Updated: Jan 18, 2022
A Marine's Military Occupational Specialty, or MOS, defines the entirety of their career. An MOS will dictate potential duty locations, units, promotion opportunities, and so much more. Because of this, we commonly get the question: How do Marines get assigned their MOSs? To answer this question, we have to look at two separate paths, one for Enlisted Marines and one for Marine Officers.
Enlisted Marines can contract into a particular MOS field when they complete their contracting process with their recruiter at the MEPS location. At that time, they will be assigned a Program Enlisted For code, or PEF code, on their contract. Contracts available to a prospect will be based on their ASVAB scores and the "Needs of the Marine Corps," a phrase most Marine will hear innumerable times during their career. Marine Corps manpower planners look at forecasts of future force numbers and decide how many of each contract will be required in a given fiscal year - hence Needs of the Marine Corps. Needs are based on the size of an MOS field. Some MOS's such as infantry are large in contrast to the small musician field.
Candidates have very little, if any influence on this factor, but the Recruiter will provide the candidate with a list of options which they qualify for based on their ASVAB scores and what the Corps has available at that time. Poolees will ship to recruit training with a PEF code such as AE, CE, or HZ. The PEF Code listed on the contract has either one or many MOS's under it. For example, the Infantry PEF code of UH includes the specialties of Rifleman, Machinegunner, and other MOSs, all under the umbrella of the UH Infantry PEF code.
Before boot camp graduation, recruits will be informed by their Drill Instructors the specific MOS they will be assigned upon graduation. Another option for Enlisted Marines is for poolees to enter the Marine Corps as an "open contract." This contracting occurs with the enlistee's recruiter, and the Marine will be provided a specific MOS at the completion of recruit training based on the manpower needs of the Marine Corps.
Commissioned Officers have the ability to commission with Ground, Air, or Law Contracts through their commissioning source. Officers who are contracted into the Law or Aviation programs will attend OCS and TBS as normal and will matriculate into appropriate legal and aeronautical education pipelines. Ground Contract Officers will not receive their MOSs until they near graduation from TBS.
Unlike Law and Aviation candidates, ground officers must compete for any MOS they may receive. This competition for and assignment to MOS's will occur at TBS. After being assigned their MOS, they will continue to their MOS School immediately after graduation.
These officers are provided a list of twenty-two MOSs which they can enter. They will rank these MOSs from most to least desirable, and they will provide this wish list to TBS staff. Utilizing student Officer academic rankings and the needs of the Corps, they will be assigned an MOS for continuing training after TBS.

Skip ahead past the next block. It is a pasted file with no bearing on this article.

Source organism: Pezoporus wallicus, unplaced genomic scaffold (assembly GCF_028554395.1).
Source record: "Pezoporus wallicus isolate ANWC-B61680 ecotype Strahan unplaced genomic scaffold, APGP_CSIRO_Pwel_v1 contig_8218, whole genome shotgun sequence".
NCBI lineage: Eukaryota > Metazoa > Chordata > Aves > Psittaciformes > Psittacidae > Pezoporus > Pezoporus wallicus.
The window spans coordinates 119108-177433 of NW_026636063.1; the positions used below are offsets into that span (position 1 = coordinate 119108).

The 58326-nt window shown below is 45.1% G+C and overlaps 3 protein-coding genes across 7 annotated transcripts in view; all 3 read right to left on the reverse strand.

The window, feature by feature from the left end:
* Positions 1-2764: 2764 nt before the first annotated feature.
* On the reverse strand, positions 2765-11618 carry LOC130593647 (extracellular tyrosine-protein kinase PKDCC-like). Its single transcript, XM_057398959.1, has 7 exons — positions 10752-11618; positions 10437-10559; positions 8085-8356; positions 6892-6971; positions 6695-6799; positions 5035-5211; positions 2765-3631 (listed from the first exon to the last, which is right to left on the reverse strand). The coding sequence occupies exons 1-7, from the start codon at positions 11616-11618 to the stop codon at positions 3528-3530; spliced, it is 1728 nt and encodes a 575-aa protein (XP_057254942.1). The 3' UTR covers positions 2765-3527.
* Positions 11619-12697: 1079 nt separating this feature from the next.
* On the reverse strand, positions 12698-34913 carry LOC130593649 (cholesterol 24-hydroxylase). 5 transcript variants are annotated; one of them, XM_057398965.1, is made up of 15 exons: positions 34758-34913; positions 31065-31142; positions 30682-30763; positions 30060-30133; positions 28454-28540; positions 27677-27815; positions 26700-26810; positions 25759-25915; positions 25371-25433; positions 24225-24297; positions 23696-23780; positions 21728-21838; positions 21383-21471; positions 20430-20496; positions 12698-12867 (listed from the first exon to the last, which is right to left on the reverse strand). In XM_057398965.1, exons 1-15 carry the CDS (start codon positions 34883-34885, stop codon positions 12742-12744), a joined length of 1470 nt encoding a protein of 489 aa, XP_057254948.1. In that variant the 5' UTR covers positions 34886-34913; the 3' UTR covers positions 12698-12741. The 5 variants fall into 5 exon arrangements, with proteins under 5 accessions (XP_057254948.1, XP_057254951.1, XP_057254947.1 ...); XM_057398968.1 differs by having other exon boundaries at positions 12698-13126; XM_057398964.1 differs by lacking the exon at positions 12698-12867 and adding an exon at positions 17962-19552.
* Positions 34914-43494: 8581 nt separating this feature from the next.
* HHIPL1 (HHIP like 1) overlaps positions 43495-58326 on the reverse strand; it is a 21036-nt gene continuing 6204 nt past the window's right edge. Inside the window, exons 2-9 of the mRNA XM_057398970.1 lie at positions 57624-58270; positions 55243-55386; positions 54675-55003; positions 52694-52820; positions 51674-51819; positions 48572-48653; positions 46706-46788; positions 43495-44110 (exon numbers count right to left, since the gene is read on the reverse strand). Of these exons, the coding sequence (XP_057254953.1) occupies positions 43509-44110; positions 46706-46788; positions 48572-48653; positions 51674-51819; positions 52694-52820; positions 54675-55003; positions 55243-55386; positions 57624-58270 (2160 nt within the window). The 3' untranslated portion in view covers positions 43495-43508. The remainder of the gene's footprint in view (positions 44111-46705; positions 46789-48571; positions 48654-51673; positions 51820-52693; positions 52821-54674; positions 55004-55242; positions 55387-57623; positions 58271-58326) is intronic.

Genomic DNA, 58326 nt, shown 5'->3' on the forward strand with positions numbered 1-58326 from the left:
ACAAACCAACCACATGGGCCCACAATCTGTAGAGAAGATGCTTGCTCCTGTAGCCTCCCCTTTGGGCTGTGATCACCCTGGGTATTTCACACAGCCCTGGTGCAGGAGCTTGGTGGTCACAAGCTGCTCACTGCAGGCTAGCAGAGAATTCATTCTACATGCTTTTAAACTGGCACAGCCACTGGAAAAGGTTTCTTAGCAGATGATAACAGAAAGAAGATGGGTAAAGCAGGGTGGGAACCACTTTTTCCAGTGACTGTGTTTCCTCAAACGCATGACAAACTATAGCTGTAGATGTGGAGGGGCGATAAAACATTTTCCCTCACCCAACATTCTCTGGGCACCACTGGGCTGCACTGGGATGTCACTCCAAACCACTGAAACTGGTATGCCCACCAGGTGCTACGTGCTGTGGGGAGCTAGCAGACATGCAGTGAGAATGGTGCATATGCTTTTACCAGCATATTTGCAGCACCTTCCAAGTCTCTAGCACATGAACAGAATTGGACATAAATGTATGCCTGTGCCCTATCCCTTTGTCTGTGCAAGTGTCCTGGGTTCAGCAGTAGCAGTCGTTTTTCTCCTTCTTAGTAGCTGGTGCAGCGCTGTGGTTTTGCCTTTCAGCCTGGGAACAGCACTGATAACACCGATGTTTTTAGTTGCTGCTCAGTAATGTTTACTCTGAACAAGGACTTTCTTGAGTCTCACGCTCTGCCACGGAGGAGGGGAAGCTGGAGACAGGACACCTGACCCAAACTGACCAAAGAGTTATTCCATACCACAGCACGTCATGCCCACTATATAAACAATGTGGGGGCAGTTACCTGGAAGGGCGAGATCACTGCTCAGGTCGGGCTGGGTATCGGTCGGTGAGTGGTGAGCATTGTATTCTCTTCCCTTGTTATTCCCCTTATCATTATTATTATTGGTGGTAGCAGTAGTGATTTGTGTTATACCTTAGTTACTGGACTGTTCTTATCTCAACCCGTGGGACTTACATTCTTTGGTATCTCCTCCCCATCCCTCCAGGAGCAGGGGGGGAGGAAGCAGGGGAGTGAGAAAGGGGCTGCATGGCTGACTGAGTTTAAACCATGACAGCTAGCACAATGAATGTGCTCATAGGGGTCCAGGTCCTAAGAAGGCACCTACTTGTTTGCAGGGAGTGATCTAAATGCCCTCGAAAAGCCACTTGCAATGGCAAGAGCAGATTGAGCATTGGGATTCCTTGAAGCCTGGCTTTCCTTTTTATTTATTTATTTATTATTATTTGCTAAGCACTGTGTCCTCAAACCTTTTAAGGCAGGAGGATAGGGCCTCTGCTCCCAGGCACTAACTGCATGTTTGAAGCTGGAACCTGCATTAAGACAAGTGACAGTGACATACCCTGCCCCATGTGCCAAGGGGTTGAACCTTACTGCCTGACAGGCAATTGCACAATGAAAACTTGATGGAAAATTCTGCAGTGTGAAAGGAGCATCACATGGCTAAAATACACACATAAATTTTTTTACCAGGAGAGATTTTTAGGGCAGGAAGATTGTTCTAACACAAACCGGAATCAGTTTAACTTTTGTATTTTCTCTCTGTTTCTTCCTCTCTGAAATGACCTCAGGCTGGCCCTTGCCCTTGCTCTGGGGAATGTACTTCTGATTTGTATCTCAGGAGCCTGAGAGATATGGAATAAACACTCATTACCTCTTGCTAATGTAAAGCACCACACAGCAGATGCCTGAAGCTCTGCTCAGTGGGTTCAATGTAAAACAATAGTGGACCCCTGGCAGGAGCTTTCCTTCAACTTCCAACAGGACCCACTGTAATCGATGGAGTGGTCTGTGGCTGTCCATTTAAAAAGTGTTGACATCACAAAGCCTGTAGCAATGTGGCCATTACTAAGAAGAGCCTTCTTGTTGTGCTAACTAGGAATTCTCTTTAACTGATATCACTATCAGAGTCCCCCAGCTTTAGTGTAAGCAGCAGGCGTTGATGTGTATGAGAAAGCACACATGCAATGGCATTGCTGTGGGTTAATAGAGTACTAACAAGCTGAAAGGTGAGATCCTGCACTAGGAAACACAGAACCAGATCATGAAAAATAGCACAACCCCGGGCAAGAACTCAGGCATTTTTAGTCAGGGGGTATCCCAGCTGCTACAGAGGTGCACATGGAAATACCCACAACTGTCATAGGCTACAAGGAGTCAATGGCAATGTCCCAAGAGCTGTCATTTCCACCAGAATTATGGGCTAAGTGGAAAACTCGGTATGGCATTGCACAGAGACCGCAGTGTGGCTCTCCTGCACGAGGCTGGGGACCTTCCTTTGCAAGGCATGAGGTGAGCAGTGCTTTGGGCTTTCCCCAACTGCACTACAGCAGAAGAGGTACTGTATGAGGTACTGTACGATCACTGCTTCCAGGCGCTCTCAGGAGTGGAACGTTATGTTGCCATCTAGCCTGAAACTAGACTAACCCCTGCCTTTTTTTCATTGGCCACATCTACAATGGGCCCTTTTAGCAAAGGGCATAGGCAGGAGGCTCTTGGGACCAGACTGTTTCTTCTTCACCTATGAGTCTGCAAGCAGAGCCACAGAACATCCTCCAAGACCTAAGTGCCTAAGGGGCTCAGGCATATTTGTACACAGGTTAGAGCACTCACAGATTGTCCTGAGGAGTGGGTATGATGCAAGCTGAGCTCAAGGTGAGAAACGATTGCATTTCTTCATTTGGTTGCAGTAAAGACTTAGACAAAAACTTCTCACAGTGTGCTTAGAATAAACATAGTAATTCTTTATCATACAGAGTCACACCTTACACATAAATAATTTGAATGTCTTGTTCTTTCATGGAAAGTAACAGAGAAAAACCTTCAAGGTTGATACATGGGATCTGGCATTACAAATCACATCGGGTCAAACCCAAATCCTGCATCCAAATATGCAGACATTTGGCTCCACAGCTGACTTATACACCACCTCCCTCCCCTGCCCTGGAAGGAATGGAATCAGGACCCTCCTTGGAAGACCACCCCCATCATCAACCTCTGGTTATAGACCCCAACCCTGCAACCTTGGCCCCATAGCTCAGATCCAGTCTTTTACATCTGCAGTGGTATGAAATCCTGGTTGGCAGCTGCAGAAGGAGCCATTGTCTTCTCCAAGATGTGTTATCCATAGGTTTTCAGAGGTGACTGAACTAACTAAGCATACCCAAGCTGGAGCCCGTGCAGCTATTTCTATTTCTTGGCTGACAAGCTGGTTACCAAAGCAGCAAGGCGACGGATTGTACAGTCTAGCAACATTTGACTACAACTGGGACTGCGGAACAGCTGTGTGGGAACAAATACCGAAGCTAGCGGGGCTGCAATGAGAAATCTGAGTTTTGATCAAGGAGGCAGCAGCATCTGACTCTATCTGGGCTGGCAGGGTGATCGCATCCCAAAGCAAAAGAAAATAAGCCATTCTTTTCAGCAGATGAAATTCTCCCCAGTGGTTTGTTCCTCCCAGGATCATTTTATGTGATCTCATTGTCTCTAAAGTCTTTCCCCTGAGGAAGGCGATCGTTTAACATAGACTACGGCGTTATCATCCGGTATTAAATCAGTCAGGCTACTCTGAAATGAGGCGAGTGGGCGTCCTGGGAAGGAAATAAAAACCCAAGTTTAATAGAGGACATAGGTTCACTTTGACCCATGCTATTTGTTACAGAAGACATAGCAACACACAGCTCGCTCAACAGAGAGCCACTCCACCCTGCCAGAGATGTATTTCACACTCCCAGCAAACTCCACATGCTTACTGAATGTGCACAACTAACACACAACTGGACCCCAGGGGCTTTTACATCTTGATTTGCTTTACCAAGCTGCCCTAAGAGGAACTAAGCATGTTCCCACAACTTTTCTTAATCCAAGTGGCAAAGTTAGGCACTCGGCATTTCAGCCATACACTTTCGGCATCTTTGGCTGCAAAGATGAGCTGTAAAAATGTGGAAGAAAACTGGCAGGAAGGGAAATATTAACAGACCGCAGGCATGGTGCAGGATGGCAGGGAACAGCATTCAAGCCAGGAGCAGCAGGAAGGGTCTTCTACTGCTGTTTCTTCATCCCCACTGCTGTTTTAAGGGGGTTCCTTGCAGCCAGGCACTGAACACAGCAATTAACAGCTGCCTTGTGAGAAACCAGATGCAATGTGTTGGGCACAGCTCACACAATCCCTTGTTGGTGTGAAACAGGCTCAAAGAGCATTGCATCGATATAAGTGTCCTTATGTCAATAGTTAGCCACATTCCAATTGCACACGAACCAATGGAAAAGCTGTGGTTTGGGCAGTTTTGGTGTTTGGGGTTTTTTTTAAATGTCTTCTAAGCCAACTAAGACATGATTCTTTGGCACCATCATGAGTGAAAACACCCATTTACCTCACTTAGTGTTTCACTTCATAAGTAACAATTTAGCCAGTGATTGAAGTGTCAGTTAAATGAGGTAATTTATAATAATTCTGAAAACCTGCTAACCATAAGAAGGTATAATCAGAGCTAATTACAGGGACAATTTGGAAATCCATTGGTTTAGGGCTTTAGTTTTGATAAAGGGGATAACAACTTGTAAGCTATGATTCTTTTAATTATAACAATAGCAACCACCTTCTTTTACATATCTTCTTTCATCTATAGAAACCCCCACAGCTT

Candidates who sign for Marine Aviation Contracts will serve as Pilots of fixed wing, rotary wing, or unmanned aerial vehicle (UAV) platforms. Following TBS, they will report to flight school and begin their training. Marine Aviators compete for and are assigned aviation platforms while in flight school. Aviators obligated service begins after receiving their "wings" and is 6 years of active duty for rotary wing and 8 years for fixed wing platforms. Applicants for any flight training program must attain the minimum score on the SAT, ACT or ASVAB, as well as receive a qualifying score for the Aviation Selection Test Battery Series E, including appropriate sections of Academic Qualifications Rating (AQR), Pilot Flight Aptitude Rating (PFAR) and Flight Officer Flight Aptitude Rating (FOFAR). Only the most recent ASTB score may be used for qualification. Minimum acceptable scores for Student Naval Aviator (SNA): 4 on AQR and 6 on PFAR.
Marine lawyers, known as Judge Advocates, are in a unique position. They understand state, federal, and military law. They serving as advisors to commanders on issues ranging from the Law of Armed Conflict (LOAC) to handling troop discipline (courts martial and non-judicial punishments), contracts and acquisitions to exercise and operational plans and execution. They can be trial lawyers or provide legal counseling. To practice law as a Marine Officer is a calling for those who have what it takes, mentally, morally and physically to become a leader of Marines, an advocate for their peers, and a steward of legal jurisprudence in the military. Prior to becoming a Judge Advocate lawyer you must graduate from an accredited law school, pass the bar exam, complete OCS and TBS, where you will learn the same leadership and combat skills as all other officers. From there, you will receive training on the military justice system at the Naval Justice School (NJS) in Newport, RI. At this school you will learn the basic aspects of military law, including the Uniform Code of Military Justice, Criminal Law and Procedure, Operational Law, Trial Advocacy and Administrative Law. By completing your training, you will prove to yourself and to our Corps that you have what it takes to win as a Marine Officer and Judge Advocate.